Here’s a list highlighting just seven of the many behind-the-scenes jobs at the Oscars:
1. Seat filler: Ever wonder how there never seems to be a seat left empty at an awards show? Surely stars need to use the bathroom or take a break from sucking in on-camera. Enter the seat fillers. Seat fillers are hired to fill empty seats so the audience always looks full. Awards shows work with outside vendors to find seat fillers, like Seat Fillers and More or SeatFiller.com. While this is usually a volunteer position (translation: no pay), isn’t it payment enough to rub elbows with some of the world’s biggest stars?
2. Talent escort: Another volunteer position that gets you up close and personal with celebrities is the role of a talent escort. Talent escorts are essentially celebrity guardians — they are assigned specific celebrities and are responsible for them from the moment their feet touch the red carpet. Escorts do everything from keeping celebrities on schedule to guiding them back and forth from their seats. If a star is presenting, the escort is responsible for getting him backstage and ready to present.
3. Associate director: While the show’s director is the one who calls the shots, the AD sets up the shots. The AD is the assistant to the director, doing everything from choreographing the camera operators’ moves to ensuring the props and set are ready for each segment.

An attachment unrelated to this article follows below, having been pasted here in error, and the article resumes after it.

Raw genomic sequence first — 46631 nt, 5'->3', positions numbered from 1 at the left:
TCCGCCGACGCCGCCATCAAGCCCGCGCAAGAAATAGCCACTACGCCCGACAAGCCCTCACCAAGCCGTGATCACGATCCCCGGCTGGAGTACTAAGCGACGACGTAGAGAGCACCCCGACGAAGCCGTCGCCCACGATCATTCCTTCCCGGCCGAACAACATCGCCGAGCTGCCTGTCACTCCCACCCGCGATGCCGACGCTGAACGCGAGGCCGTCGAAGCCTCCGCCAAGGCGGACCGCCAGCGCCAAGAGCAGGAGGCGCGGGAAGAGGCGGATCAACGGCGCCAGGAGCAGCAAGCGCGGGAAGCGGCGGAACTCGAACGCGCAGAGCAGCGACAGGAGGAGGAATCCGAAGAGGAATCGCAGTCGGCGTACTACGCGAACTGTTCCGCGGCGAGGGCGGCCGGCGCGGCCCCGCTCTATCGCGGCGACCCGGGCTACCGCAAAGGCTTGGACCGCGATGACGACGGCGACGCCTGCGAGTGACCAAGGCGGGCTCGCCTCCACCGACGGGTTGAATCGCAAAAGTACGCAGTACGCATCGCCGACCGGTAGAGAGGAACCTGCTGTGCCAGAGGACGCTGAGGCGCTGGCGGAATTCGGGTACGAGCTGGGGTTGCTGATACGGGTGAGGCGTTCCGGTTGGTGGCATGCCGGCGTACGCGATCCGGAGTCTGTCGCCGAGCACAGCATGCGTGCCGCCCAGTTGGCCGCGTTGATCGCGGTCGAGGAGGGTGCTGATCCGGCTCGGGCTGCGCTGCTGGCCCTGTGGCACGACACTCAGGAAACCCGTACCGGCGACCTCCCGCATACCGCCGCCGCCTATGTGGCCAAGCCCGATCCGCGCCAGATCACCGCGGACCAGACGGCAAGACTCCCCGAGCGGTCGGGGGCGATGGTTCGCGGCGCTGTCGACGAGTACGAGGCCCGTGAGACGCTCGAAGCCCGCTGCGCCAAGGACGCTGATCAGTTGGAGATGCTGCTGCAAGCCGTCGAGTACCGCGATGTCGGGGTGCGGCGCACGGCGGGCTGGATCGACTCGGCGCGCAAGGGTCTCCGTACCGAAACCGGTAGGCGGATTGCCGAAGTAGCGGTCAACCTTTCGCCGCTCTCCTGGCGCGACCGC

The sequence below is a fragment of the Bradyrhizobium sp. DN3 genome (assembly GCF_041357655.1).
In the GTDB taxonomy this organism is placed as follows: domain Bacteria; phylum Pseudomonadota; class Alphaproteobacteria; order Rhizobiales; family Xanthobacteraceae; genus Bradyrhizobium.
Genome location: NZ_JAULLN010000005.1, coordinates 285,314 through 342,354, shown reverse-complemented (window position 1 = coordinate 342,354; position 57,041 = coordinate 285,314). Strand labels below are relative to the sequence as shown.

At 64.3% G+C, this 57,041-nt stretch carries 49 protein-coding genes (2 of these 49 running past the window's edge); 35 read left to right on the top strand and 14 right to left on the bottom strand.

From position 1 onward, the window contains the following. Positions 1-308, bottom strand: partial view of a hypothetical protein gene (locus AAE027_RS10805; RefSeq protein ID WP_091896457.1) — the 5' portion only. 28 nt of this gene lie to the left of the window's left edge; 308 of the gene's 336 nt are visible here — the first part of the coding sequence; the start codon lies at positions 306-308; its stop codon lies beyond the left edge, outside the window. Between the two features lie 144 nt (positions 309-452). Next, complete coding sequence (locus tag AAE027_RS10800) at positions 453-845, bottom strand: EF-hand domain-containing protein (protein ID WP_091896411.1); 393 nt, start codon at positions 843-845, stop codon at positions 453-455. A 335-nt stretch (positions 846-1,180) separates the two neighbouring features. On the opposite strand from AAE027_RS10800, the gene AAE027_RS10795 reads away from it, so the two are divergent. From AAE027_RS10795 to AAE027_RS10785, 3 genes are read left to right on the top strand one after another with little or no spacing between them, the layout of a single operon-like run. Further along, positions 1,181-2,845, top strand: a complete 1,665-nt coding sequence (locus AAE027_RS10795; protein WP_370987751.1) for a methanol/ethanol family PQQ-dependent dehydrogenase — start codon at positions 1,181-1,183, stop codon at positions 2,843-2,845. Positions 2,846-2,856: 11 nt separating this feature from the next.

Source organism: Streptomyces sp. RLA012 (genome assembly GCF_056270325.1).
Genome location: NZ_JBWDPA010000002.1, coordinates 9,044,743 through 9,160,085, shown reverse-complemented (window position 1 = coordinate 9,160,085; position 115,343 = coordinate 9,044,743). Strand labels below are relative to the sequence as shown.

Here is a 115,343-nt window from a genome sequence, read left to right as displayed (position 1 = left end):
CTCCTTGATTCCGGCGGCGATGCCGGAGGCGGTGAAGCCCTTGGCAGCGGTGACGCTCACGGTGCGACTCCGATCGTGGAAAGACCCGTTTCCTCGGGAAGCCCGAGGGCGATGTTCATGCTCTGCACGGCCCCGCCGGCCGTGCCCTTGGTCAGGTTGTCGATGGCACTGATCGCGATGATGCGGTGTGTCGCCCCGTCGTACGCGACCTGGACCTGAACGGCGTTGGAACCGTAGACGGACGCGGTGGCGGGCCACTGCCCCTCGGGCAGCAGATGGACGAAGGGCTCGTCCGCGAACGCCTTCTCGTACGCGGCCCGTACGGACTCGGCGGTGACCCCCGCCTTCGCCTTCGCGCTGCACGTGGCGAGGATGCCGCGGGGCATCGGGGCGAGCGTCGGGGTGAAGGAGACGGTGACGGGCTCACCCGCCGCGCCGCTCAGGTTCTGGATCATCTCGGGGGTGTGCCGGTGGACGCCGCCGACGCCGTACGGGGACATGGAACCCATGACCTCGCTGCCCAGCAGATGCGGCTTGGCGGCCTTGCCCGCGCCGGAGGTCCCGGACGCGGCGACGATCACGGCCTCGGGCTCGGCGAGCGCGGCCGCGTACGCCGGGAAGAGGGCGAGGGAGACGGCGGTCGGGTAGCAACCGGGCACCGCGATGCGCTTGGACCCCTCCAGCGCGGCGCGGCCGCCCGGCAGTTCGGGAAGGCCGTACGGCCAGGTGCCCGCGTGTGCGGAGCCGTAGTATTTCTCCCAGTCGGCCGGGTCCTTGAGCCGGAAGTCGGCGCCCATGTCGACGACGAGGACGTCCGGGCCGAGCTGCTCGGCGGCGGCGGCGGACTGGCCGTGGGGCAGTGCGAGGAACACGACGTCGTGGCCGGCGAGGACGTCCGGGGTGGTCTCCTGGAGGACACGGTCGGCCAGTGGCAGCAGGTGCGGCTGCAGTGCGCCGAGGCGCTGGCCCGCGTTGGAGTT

4. Stand-in: It takes several rounds of rehearsals to get the lighting, sound, cameras, flow and timing just right, and you can’t expect celebrity presenters to give up precious time to attend each and every rehearsal. That’s where celebrity stand-ins come in. This paid role involves standing in for the real celebrities and doing everything from walking on and off stage, running through lines and giving faux acceptance speeches.
5. Security consultant: Not surprisingly, awards shows are targets for people who want to commit harmful acts. And with the thousands of people attending and working the show, not to mention the hordes of fans crowding around the theater, being part of the security team is one of the show’s most important jobs. Security personnel begin working weeks, if not months, ahead of time, coordinating with the Federal Bureau of Investigation and the Los Angeles Police Department, scoping out the various entrances and exits, locating areas of vulnerability, doing bomb sweeps and setting up security check-ins, among other duties.
6. Accountant: As the commercials come to an end and the cued music begins, viewers wait with excitement to see who the next celebrity presenter will be, only to groan in disappointment when the announcer says, “Please welcome representatives from the accounting firm…” Sure, they may not be the most exciting folks to grace the stage, but accountants play a big part in ensuring the integrity of the awards. According to a press release from PricewaterhouseCoopers, the accounting and consulting firm that oversees the balloting process, “PwC’s long-established balloting system involves the precise tallying of every single ballot at a concealed location to maintain the utmost level of accuracy, objectivity and confidentiality.”